Fans of the band Asleep at the Wheel are likely familiar with its version of the song "Across the Alley from the Alamo" (much older folks will remember it as a Mills Brothers song). In the case of the Association of American Feed Control Officials (AAFCO) January mid-year meeting in San Antonio, Texas, USA, it was right across the street from the Alamo. In the shadow of this symbol of perseverance in times of adversity, AAFCO deliberated on petfood regulatory matters.
After considering the report and recommendations of the Calorie Statement Working Group, the AAFCO Pet Food Committee (PFC) accepted, at least in principle, the American College of Veterinary Nutrition proposal to require mandatory calorie content statements on dog and cat food labels. It did not accept any specific regulatory verbiage, however.
Still in question is whether this amendment should apply to all dog and cat food products as originally proposed or whether there should be exceptions (e.g., supplements and treats). A new working group has been assigned to look at this. In fact, PFC combined this group with another one assigned last August to look at the issue of weight management/control claims and develop a comprehensive approach.
Small business policy?
A new issue brought before PFC is whether there should be an AAFCO policy regarding deviation from strict compliance with state labeling or registration requirements for small businesses such as pet bakeries and sellers of homemade treats. The issue is that many of these modest enterprises are not aware of the existing state requirements or find them too burdensome, thus failing to register and subsequently avoiding all regulatory scrutiny.
There was consensus among the attendees of the need for more education and outreach, but less of a meeting of the minds as to whether and what exceptions to the rules may be appropriate. However, there is precedent in the Food and Drug Administration (FDA) and US Department of Agriculture to make some regulatory exceptions for small businesses. A new working group has been formed to explore these matters and make recommendations.
The PFC formed yet another working group to look at the proposed labeling for raw milk products as recommended by the AAFCO Feed Labeling Committee. Also, the deliberations of the expert panel in reviewing and revising the AAFCO Dog and Cat Food Nutrient Profiles and feeding trials are continuing, as are plans for AAFCO to host a Petfood Regulatory Workshop in conjunction with the annual meeting in August. Finally, it was reported that a revised edition of the AAFCO Petfood and Specialty Petfood Labeling Guide is now available for purchase from AAFCO's web site (www.aafco.org).
The Model Bill & Regulations Committee (MBRC) had a number of action items on its agenda but became quickly bogged down during discussion of the recently drafted Model Good Manufacturing Practice Regulations for Feed and Feed Ingredients. This was sent for consideration from the Feed Manufacturing Committee (FMC) after years of deliberation.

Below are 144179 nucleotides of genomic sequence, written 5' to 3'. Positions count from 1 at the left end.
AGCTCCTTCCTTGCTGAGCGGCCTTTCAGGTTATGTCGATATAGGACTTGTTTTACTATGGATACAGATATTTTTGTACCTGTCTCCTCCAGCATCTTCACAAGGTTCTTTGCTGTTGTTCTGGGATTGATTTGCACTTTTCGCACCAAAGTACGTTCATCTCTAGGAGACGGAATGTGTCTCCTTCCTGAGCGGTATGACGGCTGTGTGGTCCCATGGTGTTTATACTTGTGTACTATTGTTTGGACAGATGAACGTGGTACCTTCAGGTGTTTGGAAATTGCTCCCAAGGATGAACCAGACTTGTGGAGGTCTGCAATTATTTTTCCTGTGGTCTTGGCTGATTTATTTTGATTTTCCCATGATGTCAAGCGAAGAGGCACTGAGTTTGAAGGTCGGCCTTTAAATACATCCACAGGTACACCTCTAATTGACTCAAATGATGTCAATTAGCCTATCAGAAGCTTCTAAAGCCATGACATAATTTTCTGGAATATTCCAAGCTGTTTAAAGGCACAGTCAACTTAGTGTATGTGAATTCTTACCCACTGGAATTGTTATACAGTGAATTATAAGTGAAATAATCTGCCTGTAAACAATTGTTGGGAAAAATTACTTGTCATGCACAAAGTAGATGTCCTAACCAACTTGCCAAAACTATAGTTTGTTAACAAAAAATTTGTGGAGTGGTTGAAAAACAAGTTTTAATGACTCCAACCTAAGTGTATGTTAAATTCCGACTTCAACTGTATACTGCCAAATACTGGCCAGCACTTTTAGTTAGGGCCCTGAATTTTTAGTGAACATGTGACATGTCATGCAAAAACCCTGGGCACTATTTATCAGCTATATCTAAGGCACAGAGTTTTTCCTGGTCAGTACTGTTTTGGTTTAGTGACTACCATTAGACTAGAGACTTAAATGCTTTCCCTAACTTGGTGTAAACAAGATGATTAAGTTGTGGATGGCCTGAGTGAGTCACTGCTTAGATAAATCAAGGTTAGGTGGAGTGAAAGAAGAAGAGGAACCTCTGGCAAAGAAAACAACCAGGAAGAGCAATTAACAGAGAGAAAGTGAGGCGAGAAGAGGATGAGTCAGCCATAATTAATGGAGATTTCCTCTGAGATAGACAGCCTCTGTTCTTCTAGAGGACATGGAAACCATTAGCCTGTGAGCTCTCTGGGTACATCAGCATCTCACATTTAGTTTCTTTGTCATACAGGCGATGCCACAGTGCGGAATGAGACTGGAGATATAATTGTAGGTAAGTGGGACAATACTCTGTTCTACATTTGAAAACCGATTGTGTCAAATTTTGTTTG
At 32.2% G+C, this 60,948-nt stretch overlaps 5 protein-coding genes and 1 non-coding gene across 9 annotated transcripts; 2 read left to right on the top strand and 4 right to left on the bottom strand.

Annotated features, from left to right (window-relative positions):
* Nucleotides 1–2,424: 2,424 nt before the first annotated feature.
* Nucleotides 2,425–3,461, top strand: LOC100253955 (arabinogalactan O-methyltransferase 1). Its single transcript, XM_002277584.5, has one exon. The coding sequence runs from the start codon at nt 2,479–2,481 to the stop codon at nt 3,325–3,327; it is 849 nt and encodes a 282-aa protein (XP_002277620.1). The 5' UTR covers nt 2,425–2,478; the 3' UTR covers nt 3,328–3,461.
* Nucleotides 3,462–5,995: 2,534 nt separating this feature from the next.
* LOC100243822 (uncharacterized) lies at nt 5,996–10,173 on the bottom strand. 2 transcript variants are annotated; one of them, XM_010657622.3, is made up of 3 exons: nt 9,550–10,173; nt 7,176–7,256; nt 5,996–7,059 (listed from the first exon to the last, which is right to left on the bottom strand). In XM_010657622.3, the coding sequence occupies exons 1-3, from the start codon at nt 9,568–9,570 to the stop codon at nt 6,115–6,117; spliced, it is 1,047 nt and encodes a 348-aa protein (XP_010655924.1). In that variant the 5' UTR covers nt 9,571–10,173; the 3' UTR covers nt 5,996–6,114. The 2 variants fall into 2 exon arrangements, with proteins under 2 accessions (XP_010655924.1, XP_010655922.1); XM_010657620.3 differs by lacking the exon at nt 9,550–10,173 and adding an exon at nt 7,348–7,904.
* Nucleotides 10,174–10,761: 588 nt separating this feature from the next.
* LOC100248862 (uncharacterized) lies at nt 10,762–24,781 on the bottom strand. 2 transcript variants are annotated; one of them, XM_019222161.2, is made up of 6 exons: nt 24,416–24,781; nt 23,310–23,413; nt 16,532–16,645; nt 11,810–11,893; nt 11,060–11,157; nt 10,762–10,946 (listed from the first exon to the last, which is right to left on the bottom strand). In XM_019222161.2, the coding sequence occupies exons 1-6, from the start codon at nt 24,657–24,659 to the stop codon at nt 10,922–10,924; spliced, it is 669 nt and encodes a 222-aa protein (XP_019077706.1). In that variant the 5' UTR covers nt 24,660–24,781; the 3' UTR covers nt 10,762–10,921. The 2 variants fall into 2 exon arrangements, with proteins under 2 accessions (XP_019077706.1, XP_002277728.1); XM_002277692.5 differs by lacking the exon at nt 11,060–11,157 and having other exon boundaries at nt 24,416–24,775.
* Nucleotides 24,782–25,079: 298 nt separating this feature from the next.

The document raised a number of concerns for MBRC, but most notable is the draft regulations' definition of adulteration. It varies significantly from the definition for the term in the Model Bill and, for that matter, from the Federal Food, Drug and Cosmetic Act. The reported intent of FMC in drafting it this way was to focus on cases of adulteration having direct safety consequences while ignoring those that do not (e.g., viable weed seeds).
I don't think it's prudent or workable to have two AAFCO documents with two different definitions for the same term; it can only lead to confusion and inconsistent interpretation. MBRC has requested a group comprised of members from both MBRC and FMC be formed to resolve these concerns.
Not ingredient names
The item with the most potential to affect petfoods discussed by the Ingredient Definitions Committee was the proposed feed terms for various forms of carbohydrates, namely fructans, starch and sugars. Of concern was the possibility of misinterpretation of intended use of these terms. They are intended to allow for claims and guarantees relating to the concentrations of these substances in a product.
Current AAFCO policy does not consider claims for carbohydrates to be necessary or meaningful, since it is a vague term that comprises a large category of substances. However, use of these more precise terms on the label could have nutritional merit. The terms are not intended for use as a part of an ingredient name, though. The addition of a parenthetical "(nutrient)" after each term in its listing in the AAFCO Official Publication will distinguish these terms from those allowed to be used as part of an ingredient nameusually distinguished by the parentheticals "(part)" or "(process)" in its listing.
Longest acronym award
Perhaps the biggest topic discussed within several committees was the new federal legislation affecting petfood safety and labeling (see my December 2007 column). AAFCO has formed a multi-committee Coordination Task Force to deal with matters pertaining to the Food and Drug Administration Amendments Act of 2007in doing so creating the longest acronym I've seen in recent years (FDAAAAAFCOCTF, pronounced eff-dee-aaaaay-eff-coke-tif). This task force will serve as the liaison between AAFCO and FDA.
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As work continues on creating a new nutrition label that focuses on simplifying information for consumers, challenges remain.
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